"Ich esse."

Translation:I eat.

December 30, 2012

21 Comments
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https://www.duolingo.com/bewolf

I have question here. "isst" is the same that esse?

December 31, 2012

https://www.duolingo.com/shiva121

"Isst" a conjugation of essen (to eat). When using the third person singular (he/she/it) for of essen or second person singular (you), you would write "er/sie/es isst" (he/she/it eats) or "du isst" (you eat). "Esse" is for first person singular (I) as in "ich esse" (I eat).

June 13, 2013

https://www.duolingo.com/Stucky

How would I use past tense for this? How would I say "I ate?" Would it be the same? Thanks.

March 24, 2014

https://www.duolingo.com/karlchen123

simple past in German (called Präteritum/Imperfect or unvollendete Vergangenheit) for essen (note that it is an irregular verb) would be aßen. Again this needs to be conjugated: "ich aß"

If you would actually say that people would probably look a bit startled, because simple past is rarely used in spoken language nowadays. In contrast to English there is no real difference in usage between simple past and present perfect in German (maybe there was one long time ago) so you can use both interchangeably and most of the time present perfect is used (that is probably the cause why we struggle very hard with English tenses).

Present perfect (called Perfekt or vollendete Vergangenheit) is constructed similarly as in English. You need either a conjugated form of to be (sein) or to have (haben), which depends on the verb, but most of the time it is to have, and the participle (they usually start with ge-). For essen it would be gegessen and the sentence would look like:

Ich habe gegessen

Du hast gegessen.

Er hat gegessen. and so on

There is one big difference to English though. In a main clause the finite verb (that means the conjugated verb) is always at the second place in a sentence. All infinite verbs, i.e. the ones which don't change like the participle, move to the end of the sentence. In the examples above you can not see it, but if you use an object it looks like this:

Ich habe einen Apfel gegessen -- (I have an apple eaten)

Du hast das Brot gegessen -- (You have the bread eaten)

etc.

I hope I answered more questions than I raised ;-)

March 24, 2014

https://www.duolingo.com/aristarkhos

There are two ways to pronounce Ich? One ends sounding like an sh. The second pronounciation is more a back of the throat thing. 'ickh' ?

December 30, 2012

https://www.duolingo.com/iamnickdolan

Which is the more common pronunciation: "ick" or "ish"?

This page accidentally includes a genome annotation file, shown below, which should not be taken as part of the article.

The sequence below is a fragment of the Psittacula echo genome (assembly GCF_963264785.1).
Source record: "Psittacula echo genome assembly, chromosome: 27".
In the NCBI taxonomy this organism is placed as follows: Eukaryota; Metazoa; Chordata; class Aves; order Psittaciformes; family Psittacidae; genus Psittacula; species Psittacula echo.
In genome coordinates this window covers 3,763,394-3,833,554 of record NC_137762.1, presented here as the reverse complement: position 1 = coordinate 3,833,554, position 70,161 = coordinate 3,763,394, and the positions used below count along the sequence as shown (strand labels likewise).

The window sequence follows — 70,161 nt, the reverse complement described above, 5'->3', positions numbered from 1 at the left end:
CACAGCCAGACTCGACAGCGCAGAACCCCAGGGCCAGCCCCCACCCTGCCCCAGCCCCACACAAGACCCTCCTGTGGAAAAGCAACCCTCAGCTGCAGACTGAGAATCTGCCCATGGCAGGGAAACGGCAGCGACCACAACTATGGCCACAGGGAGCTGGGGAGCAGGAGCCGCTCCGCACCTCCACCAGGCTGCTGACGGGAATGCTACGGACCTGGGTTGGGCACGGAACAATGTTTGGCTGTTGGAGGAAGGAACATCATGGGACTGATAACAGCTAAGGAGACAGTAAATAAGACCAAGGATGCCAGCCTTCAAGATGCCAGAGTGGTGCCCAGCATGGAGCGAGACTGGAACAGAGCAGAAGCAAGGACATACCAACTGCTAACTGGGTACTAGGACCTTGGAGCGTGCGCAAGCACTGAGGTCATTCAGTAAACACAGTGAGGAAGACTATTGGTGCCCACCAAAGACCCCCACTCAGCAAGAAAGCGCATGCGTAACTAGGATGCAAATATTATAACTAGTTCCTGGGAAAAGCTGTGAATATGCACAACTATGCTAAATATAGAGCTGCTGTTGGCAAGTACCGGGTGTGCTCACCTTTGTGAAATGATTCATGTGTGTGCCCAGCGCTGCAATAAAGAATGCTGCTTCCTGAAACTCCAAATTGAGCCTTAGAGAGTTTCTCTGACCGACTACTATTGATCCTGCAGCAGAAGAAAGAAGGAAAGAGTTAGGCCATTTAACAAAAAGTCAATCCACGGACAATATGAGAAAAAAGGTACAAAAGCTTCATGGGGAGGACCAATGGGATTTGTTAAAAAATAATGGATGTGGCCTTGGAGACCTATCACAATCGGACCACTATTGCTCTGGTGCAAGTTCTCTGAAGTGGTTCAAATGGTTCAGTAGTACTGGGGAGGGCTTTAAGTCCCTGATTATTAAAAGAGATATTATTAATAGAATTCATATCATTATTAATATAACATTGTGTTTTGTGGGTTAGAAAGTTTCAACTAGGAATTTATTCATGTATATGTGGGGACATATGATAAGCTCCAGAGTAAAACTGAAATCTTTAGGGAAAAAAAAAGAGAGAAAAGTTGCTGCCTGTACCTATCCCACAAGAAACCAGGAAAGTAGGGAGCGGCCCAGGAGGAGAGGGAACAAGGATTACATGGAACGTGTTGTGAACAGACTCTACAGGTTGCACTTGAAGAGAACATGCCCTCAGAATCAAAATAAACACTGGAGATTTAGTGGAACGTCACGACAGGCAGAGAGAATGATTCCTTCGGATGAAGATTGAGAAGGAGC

Thanks.

March 30, 2013

https://www.duolingo.com/CharlyDerAffe

normally you say 'ich', but in different parts of germany, for example near cologne, they often say 'ish' and near berlin they often say 'ick' or 'icke'

November 2, 2013

https://www.duolingo.com/christian

Just to clarify: Those are non-standard regional pronunciations.

November 2, 2013

https://www.duolingo.com/Andrinha

Can I use "Ich esse" to say that I am eating and I eat?

September 2, 2013

https://www.duolingo.com/wataya

yes

September 2, 2013

https://www.duolingo.com/aaronsnoswell

Question: How can esse mean 'eating' and 'chimney'??? What's the reason / history behind that?

March 13, 2013

https://www.duolingo.com/christian

They're just homophones.

March 13, 2013

https://www.duolingo.com/wataya

Apart from that, it doesn't really translate to 'chimney' in the general sense. 'Esse' is normally only used for chimneys on some kinds of factories. In some regions of Germany it can also be used for chimneys on ordinary houses, but in most parts of the country, it isn't used in that sense. The standard translation for 'chimney' (the one on your roof) is 'Schornstein'.

March 13, 2013

https://www.duolingo.com/karlchen123

Interesting. I am from Berlin and never heard Esse for chimney before. Where is it used? NRW?

March 17, 2014

https://www.duolingo.com/Anachronism88

Is the infinitive typically the same as the first person singular?

May 16, 2014

https://www.duolingo.com/karlchen123

No. The infinitive ends most of the time with -en (trinken, haben) or less frequently with -n (erinnern). It coincides with the 1st and 3rd person plural, i.e. wir/sie trinken.

The only exception which I can remember atm is to be. The infinitive is sein whereas it conjugates to wir/sie sind. That is the only verb which comes to my mind where the infinitive form never appears in the conjugation table.

May 16, 2014
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